It's no surprise that investment honchos and their academic co-defendants are crying foul, or that some, however futilely, requested that their interviews be cut. Ferguson's investigation is hardly exhaustive, but, in less than two hours, he exposes Wall Street's so-called risk-takers as cowards bent on fixing results though loopholes, lobbying, and criminal activity. As it turns out, most of the culprits fingered here are hardly the cowboy gamblers that they styled themselves to be — no matter how much they paid hookers to inflate their egos.
"I couldn't believe how low Wall Street had sunk," says Ferguson, a seasoned entrepreneur and software developer who sold a tech start-up to Microsoft in 1996 for $133 million. "I had a fair amount of contact with investment banking by virtue of my being in the software industry in Boston. But [I never would have believed] that investment bankers would design securities specifically to fail so they could profit by betting against them . . . I interviewed a number of investment bankers, and many had absolutely no sense of doing something wrong."
Despite some subjects' assertions that these issues are too complicated for mass comprehension, Inside Job dutifully explains a history that even most executives don't comprehend (or, more likely, that they don't acknowledge). Former president Ronald Reagan allowed and advocated for destructive deregulation. That sentiment was echoed by the Clinton administration, which, with help from such villains as former Federal Reserve chairman Alan Greenspan, freed investment bankers to wager fortunes over risky abstract derivatives. Following the detonation of the dot-com bubble, then-president George W. Bush co-signed an imprudent naked plunge into the mortgage and investment-banking industries, and so on.
Ferguson shows how, through it all, economic soothsayers sounded sirens about the virtual "Ponzi scheme" at hand. Still, there was no stopping the tsunami. "It's been a gradual process over the last 30 years of ethical and legal standards declining in financial services," says Ferguson. "With every generational change, new market, new technological change, and, unfortunately, every new administration, it's gotten a little bit worse."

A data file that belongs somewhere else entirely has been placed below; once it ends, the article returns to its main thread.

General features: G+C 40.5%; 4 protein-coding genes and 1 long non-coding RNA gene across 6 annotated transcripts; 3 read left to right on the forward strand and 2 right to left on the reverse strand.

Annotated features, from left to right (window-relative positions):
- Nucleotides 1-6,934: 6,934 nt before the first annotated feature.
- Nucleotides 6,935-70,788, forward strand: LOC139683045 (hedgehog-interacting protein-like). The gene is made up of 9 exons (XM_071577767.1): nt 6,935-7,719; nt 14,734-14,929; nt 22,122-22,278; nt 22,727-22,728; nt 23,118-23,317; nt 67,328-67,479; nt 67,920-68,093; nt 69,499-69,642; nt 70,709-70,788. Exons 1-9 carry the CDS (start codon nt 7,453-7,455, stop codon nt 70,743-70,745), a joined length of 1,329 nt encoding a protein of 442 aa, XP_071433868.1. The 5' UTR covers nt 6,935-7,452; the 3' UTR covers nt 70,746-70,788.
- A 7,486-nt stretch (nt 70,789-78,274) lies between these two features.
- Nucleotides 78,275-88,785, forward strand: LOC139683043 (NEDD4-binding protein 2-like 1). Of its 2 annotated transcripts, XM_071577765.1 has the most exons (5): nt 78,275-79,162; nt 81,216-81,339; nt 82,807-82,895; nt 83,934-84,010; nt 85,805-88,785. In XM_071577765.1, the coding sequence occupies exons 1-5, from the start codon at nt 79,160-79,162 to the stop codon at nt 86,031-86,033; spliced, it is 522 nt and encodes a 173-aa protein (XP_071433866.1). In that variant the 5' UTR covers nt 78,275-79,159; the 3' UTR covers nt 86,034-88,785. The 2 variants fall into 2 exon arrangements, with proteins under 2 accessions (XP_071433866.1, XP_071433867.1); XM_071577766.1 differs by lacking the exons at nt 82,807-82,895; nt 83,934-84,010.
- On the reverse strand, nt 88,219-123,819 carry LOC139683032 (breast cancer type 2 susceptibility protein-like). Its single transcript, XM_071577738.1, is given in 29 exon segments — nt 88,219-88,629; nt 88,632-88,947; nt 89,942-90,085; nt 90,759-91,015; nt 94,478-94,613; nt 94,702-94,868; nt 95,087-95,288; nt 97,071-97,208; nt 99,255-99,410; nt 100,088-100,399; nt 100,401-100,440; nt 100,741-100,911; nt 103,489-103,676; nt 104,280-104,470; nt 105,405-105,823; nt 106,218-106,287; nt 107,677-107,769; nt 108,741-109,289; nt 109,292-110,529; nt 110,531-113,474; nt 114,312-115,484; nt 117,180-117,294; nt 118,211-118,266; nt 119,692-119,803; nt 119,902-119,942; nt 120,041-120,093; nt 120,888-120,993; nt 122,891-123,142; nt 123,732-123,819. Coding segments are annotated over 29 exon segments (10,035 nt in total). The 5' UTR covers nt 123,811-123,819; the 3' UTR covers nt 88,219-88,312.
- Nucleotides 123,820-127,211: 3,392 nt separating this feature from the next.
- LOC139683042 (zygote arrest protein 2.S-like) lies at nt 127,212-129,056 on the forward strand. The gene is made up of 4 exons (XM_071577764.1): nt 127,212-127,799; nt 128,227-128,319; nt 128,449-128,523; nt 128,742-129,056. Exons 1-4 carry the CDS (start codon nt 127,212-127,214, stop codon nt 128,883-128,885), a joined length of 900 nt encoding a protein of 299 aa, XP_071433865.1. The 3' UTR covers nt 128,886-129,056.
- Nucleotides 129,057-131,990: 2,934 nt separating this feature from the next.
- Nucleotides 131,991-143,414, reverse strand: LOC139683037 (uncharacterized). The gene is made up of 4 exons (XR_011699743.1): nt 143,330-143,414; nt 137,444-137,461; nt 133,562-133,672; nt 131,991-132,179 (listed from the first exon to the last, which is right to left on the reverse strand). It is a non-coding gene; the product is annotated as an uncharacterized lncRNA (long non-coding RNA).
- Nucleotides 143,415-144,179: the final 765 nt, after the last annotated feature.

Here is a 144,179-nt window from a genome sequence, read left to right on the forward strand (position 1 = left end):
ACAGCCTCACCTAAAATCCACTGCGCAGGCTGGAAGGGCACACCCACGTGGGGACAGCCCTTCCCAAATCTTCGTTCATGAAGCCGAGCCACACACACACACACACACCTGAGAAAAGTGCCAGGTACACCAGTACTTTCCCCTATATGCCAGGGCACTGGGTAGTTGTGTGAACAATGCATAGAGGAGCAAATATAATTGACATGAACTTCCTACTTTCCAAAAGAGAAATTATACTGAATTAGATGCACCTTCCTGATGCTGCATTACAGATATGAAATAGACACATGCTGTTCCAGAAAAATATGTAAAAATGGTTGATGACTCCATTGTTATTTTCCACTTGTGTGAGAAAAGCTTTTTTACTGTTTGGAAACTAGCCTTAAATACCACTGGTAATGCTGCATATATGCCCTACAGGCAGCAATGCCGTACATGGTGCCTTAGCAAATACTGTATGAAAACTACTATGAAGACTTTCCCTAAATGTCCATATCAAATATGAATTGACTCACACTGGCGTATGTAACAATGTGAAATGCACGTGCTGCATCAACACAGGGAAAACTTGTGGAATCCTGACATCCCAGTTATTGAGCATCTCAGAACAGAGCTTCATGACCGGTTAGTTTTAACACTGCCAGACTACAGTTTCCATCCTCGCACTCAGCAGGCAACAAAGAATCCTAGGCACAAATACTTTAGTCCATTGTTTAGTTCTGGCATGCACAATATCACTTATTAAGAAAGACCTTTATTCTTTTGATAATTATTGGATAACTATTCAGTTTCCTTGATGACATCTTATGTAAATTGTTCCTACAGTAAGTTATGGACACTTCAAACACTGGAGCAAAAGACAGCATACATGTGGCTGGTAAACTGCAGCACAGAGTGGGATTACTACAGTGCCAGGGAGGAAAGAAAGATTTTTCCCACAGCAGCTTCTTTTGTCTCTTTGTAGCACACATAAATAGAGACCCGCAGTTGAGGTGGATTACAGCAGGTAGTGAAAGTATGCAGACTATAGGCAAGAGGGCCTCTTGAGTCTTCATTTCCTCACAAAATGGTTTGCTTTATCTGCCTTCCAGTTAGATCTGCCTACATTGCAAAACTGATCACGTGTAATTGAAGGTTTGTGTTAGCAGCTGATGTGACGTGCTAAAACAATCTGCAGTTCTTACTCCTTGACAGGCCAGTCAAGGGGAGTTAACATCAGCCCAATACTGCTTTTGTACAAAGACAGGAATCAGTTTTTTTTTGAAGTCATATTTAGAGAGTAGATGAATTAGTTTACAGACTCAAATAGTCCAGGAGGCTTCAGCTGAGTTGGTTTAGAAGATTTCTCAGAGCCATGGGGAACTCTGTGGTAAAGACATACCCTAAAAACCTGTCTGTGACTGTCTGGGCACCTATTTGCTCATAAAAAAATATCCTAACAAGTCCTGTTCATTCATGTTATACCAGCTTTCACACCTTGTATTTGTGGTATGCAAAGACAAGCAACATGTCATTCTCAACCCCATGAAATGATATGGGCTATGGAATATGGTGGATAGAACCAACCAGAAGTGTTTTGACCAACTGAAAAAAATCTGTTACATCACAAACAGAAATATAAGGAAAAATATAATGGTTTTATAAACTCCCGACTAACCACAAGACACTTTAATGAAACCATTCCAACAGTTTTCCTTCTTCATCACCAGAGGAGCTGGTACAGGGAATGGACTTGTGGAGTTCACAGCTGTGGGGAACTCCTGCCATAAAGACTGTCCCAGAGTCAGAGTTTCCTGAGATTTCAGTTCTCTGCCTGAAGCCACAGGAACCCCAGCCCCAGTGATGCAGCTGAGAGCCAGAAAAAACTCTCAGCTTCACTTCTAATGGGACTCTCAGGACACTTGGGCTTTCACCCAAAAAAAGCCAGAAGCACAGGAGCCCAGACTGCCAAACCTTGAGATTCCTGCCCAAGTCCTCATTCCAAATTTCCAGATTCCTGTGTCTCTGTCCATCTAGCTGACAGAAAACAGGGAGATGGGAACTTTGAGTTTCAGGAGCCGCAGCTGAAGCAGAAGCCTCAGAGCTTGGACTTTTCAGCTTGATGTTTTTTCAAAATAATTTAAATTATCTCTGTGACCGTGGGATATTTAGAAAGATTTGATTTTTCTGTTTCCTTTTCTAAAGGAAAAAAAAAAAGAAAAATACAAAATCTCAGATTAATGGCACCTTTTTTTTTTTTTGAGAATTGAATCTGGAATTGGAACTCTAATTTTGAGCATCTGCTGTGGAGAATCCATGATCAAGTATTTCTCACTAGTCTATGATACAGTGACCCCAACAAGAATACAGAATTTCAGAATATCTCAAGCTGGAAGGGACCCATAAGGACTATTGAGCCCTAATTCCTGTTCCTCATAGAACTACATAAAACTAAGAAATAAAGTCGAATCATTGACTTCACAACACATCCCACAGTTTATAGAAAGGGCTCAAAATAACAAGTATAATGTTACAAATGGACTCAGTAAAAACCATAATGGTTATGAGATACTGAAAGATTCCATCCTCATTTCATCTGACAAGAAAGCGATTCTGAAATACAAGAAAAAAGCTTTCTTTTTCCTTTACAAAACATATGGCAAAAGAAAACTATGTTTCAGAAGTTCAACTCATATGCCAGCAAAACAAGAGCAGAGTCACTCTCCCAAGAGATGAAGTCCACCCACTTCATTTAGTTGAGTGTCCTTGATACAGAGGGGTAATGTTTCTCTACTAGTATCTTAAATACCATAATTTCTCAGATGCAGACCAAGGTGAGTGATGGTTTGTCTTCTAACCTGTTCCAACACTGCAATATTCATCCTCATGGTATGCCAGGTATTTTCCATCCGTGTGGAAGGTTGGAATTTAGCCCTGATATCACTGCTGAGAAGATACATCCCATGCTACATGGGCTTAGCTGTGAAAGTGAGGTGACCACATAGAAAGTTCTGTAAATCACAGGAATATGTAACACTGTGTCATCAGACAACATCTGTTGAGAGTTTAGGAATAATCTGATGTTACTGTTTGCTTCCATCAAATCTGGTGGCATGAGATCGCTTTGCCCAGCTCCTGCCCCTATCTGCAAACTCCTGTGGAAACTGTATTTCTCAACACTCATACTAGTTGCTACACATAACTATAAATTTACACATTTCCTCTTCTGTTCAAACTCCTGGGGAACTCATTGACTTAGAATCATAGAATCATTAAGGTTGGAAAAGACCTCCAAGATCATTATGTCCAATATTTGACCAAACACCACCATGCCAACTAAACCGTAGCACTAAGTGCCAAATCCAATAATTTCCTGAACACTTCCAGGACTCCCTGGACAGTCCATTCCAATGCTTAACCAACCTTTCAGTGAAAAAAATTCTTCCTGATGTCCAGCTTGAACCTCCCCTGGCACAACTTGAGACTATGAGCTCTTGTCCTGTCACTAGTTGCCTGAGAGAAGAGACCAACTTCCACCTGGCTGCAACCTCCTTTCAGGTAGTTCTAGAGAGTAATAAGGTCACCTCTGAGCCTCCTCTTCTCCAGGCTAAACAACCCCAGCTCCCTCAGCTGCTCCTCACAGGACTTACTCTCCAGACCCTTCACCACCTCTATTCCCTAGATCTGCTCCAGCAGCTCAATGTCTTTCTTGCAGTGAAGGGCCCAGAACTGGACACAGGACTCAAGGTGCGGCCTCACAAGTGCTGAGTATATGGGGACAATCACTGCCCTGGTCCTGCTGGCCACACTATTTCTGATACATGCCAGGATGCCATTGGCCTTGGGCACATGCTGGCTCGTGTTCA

The 'best' are the worst
If the children are our economic future, then it may be time to duck and cover. Because even if "Superman" saves early education, business and economics programs across America remain in grave jeopardy. In a section of Inside Job that looks beyond Wall Street, Ferguson takes aim at investment shills who masquerade as professors and department heads. His concern: proven failures like Columbia University Business School Dean Glenn Hubbard, a chief Bush advisor, are teaching aspiring economists and bankers how to crash all over again.
"As a graduate student and post-doc at MIT," says Ferguson, "I had seen the beginnings of this problem, and financial services have turned out to be the largest funder of the economics discipline, and the largest source of this conflict-of-interest problem . . . We wrote long and detailed letters to Harvard and Columbia, and to other schools as well, and the universities were totally unhelpful . . . But if you look at all of the 'best' business schools and economics departments, that's where you'll find the worst problems."